Lesser-used languages of the British Isles cont. We believed we had covered them all: Cornish, Manx, Welsh, Romany, Scoots, Irish Gaelic, even St Kilda Gaelic. Our personal criterion for a “living language” is the existence of poetry, or something resembling it. Along the way, we mentioned Channel Islands Norman French, the most remote of our lesser-used languages.
Or so we thought. The excellent London publishers Francis Boutle, which specializes in this field, has sent us The Toad and the Donkey, an anthology of literature in Jèerriais and Guernesiais – the dialects of Jersey and Guernsey – with further contributions in Sercquiais, of which “a small number of speakers remain”, and Auregnais (from Alderney), said to be extinct. The main influence on all is French, but English shows up in diphthongs. The title of the book derives from the emblems of Jersey (toad) and Guernsey (donkey). This little rhyme in Jèrriais, in which a Guernseyman first speaks to a Jwerseyman, and then the “Jèrriais” replies, serves as an encapsulation:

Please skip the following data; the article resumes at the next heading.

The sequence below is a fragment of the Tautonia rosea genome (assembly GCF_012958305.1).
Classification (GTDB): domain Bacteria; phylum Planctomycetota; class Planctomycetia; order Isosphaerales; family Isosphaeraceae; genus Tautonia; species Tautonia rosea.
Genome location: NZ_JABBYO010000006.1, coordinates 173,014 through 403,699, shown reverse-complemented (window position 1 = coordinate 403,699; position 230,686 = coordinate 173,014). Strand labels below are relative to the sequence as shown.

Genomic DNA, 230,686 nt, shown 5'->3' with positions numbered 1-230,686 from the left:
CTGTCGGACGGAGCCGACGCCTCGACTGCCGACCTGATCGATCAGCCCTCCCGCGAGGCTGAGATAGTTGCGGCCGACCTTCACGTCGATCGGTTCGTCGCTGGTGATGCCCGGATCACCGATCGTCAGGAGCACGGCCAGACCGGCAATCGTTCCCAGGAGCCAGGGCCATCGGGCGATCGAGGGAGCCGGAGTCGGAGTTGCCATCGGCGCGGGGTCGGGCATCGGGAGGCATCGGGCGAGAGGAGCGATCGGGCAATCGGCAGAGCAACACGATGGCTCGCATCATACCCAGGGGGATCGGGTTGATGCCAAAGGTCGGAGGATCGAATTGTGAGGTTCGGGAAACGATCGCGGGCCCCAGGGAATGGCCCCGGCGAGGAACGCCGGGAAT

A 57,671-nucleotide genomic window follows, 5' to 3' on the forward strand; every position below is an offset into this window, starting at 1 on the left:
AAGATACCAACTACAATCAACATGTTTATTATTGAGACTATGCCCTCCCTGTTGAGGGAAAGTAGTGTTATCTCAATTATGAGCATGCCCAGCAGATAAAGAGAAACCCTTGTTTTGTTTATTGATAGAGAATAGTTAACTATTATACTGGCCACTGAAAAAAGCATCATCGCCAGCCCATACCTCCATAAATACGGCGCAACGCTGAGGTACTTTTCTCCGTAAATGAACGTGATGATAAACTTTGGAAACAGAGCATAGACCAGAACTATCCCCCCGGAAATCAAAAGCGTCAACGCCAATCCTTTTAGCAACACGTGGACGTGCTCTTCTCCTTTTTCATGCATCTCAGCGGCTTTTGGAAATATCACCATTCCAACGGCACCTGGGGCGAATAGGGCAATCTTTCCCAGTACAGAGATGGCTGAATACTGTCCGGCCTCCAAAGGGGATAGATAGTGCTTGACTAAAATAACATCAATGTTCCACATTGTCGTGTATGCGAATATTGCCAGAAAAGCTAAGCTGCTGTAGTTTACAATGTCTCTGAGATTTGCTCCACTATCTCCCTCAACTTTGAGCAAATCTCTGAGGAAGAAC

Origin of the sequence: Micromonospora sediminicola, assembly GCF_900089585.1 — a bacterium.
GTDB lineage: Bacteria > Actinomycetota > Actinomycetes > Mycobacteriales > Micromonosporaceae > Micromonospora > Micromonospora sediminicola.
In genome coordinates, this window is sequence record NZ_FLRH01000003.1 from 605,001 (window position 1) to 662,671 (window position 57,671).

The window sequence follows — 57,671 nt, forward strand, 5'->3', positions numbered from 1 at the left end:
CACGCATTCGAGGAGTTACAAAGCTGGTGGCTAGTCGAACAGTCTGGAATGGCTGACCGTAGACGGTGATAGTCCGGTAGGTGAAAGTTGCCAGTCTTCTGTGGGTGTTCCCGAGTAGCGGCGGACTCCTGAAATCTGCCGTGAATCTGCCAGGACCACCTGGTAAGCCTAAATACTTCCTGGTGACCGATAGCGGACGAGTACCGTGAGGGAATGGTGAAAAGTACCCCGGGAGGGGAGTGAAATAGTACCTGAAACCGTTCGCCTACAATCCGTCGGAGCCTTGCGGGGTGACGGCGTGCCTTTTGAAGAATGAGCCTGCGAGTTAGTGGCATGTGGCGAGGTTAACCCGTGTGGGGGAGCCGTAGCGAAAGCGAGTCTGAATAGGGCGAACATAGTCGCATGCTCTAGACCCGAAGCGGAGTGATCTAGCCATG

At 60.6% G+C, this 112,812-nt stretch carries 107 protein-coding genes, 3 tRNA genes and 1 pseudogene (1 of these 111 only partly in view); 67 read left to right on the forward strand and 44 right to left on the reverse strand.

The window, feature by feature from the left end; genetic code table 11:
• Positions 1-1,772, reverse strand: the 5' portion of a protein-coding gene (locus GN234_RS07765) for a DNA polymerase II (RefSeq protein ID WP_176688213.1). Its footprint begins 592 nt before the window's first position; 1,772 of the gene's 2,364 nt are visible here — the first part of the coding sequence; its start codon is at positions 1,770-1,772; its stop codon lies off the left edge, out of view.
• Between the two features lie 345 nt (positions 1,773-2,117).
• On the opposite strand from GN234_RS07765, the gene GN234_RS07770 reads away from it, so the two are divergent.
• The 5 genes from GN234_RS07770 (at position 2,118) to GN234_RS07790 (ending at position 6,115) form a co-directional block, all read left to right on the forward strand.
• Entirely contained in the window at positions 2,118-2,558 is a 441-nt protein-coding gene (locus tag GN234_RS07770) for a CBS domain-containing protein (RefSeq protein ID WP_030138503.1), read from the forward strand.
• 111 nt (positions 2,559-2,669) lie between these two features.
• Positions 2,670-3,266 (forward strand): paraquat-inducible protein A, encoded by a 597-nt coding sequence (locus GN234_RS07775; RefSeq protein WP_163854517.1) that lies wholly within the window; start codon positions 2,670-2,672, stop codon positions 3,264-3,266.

Dgèrnésiais au Jèrriais:
J’crai qu’j’èthons d’la plyie,
car j’vai qu’les crapauds sont sortis!
Jèrriais au Dgèrnésiais
J’n’ai pas d’peine à l’craithe,
car j’entends les ânes braithe!
(“‘I believe we’ll have rain, for I see that the toads are out’; ‘I have no trouble believing it, for I hear the donkeys braying'”.)
If there are readers who speak or write in these dialects, we would like to hear of it. The Toad and the Donkey (£19.99) is edited by Geraint Jennings and Yan Marquis.